TWO SUPPLIERS to the carmaking industry, both based in the north of Slovakia, have been put up for sale. What makes their sale interesting is that AVC Čadca and AVC Raková were previously part of a troubled company with a history dating back to 1944 which was bought by a private equity firm and restructured. The companies are being sold at a time when the automotive sector in Slovakia is still one of the most dynamic parts of the national economy.
Following the recovery and asset consolidation of the companies, private equity company Penta Investments has launched a tender for the sale of a 100-percent share in AVC Raková and AVC Čadca.
"It will not be a public tender in the form of an advert, but rather will directly address potential bidders" a spokesman for Penta Investments, Martin Danko, told The Slovak Spectator.
The main criteria will be the price offered and the buyer's development strategy. Potential buyers might buy both companies as one package or each separately, said Danko.
"Both options are in play," Danko said. "Since the original AVC was split into two companies as of January 1, 2008, conditions for their separate sale have been prepared: the ownership structure has been made transparent, and the operation has become more effective."
AVC was established in 1944 under the name ADLO as a manufacturer of automotive pumps. Between 1952 and 1992 the company operated as a subsidiary of the Czechoslovak manufacturer of passenger cars and trucks TATRA Kopřivnice. After the fall of the communist regime, in 1992 the company was privatised and changed its name to Automobilová výroba Čadca AVC.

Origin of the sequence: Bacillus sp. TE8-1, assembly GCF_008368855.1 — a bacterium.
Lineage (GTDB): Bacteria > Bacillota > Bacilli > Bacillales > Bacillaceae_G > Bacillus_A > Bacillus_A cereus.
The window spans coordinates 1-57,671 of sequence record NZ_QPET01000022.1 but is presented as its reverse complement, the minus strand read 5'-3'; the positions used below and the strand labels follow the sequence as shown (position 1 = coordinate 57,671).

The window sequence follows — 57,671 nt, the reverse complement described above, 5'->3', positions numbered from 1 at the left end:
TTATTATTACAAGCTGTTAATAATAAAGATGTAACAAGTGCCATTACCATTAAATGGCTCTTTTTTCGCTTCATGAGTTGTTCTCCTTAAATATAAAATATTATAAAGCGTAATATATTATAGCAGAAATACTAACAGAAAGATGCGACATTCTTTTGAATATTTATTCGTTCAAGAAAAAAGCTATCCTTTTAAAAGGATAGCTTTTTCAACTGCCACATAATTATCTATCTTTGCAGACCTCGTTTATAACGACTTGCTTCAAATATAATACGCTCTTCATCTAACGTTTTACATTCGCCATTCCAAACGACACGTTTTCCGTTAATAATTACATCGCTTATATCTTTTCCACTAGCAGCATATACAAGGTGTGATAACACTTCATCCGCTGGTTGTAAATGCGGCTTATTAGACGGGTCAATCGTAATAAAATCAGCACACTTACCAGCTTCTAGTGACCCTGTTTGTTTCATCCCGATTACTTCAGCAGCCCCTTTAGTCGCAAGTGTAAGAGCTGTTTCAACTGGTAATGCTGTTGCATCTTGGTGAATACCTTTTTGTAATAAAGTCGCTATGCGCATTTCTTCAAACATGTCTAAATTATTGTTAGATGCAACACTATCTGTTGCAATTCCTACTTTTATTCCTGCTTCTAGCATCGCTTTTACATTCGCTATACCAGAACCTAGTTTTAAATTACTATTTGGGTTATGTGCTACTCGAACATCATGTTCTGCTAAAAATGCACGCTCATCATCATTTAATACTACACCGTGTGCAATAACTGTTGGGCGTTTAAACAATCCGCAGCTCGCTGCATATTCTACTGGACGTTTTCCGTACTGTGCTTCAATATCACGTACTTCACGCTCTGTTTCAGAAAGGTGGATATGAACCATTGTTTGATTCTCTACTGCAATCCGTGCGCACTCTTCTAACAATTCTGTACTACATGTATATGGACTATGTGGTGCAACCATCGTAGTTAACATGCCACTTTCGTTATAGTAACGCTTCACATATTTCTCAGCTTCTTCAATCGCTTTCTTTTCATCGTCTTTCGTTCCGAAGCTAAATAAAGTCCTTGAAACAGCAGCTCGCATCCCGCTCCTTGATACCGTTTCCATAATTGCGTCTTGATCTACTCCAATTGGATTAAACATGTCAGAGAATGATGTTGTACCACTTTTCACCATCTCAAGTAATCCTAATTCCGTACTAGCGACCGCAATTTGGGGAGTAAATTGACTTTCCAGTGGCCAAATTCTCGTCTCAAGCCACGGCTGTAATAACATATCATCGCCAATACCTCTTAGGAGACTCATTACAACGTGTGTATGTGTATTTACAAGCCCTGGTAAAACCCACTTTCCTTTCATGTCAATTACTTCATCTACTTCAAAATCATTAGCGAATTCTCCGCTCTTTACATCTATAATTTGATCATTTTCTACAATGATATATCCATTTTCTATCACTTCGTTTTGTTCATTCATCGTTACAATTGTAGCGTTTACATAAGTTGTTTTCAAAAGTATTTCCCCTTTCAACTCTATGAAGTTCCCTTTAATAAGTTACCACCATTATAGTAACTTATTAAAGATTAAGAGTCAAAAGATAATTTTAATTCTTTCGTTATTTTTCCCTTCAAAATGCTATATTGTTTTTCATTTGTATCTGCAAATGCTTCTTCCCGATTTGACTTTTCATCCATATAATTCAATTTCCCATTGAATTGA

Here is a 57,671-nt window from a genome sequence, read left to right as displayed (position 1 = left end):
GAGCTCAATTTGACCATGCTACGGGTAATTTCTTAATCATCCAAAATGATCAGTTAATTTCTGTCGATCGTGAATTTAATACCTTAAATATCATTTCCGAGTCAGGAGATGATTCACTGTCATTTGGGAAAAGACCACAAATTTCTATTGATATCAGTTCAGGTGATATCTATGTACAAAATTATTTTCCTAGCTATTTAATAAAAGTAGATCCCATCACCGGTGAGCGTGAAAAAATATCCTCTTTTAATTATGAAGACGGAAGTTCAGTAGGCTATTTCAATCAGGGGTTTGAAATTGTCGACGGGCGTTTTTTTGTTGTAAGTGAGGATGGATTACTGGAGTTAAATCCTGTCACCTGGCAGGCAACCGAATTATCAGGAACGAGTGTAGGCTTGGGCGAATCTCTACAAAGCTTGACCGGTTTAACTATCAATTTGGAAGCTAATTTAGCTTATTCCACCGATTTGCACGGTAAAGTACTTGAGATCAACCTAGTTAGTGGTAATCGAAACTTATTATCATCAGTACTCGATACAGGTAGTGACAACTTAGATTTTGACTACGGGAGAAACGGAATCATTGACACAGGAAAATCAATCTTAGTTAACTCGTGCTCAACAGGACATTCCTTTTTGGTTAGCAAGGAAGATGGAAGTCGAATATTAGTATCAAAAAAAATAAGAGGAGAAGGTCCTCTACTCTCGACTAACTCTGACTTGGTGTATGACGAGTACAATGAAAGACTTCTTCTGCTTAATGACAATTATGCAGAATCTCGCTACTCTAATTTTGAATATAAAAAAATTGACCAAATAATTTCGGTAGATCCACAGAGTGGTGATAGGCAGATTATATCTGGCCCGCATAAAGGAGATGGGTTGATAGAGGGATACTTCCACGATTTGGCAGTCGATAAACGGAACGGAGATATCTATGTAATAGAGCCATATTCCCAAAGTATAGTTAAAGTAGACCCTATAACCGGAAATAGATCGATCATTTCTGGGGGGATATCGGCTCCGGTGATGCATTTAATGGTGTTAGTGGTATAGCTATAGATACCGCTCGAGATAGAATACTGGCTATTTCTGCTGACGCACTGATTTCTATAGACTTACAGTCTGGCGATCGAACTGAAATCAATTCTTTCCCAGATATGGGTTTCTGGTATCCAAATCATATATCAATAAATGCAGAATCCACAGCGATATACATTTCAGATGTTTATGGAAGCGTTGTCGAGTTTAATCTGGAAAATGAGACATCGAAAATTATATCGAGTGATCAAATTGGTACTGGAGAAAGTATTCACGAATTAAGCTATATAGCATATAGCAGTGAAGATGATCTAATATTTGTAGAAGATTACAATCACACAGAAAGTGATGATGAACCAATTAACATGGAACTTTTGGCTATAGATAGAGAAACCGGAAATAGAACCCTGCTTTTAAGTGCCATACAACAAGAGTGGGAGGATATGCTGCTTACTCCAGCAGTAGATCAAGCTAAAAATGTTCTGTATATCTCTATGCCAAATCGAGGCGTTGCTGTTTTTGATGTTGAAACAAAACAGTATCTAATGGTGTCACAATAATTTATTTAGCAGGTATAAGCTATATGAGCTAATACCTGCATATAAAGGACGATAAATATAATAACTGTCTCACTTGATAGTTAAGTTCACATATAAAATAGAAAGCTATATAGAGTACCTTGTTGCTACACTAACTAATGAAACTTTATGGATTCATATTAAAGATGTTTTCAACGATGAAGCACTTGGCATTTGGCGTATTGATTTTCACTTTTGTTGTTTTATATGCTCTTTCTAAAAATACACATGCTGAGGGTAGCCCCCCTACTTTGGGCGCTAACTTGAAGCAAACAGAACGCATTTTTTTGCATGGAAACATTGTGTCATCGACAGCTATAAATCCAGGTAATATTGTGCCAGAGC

Since 2001 the company had been making a loss, which in 2004 alone reached more than Sk155 million. At the end of 2003, distraint proceedings were initiated by a creditor owed Sk250 million. At that time, the company had liabilities exceeding Sk50 million and faced bankruptcy, according to Danko.
In 2004, Penta Investments took a stake in the company, and initiated a recovery programme. Since then it has invested about Sk200 million in AVC.
"Today, the original AVC Čadca company is a sound business and the plants are ready to welcome strategic investors," Jozef Špirko, a partner in Penta said.
Due to the ongoing tender and the fact that the companies have been operating separately only since January 1, 2008, Penta has not provided the company's financial results for 2007. However, the company provided an estimate of earnings before interest, taxes, depreciation and amortisation for 2008 which for AVC Čadca stood at Sk5.532 million, and for AVC Raková Sk19.194 million. The predicted revenues for 2008 for AVC Čadca stand at Sk242.357 million, and for AVC Raková Sk240 million, Danko said.
"The company, which is a significant employer in the region, providing jobs to 500 employees, represents the high quality of machine production in the Kysuce region," said Danko, adding "Ninety percent of AVC's production goes for export, of which 80 percent goes to EU countries and the rest to the United States."
The main shareholders of AVC are ZSNP, which holds a 73 percent stake, and FBH with 21 percent; small shareholders hold another 6 percent. Penta Investments controls a majority of the shares in AVC through its 99 percent stake in ZSNP.
2. Jun 2008 at 0:00 | Marta Ďurianová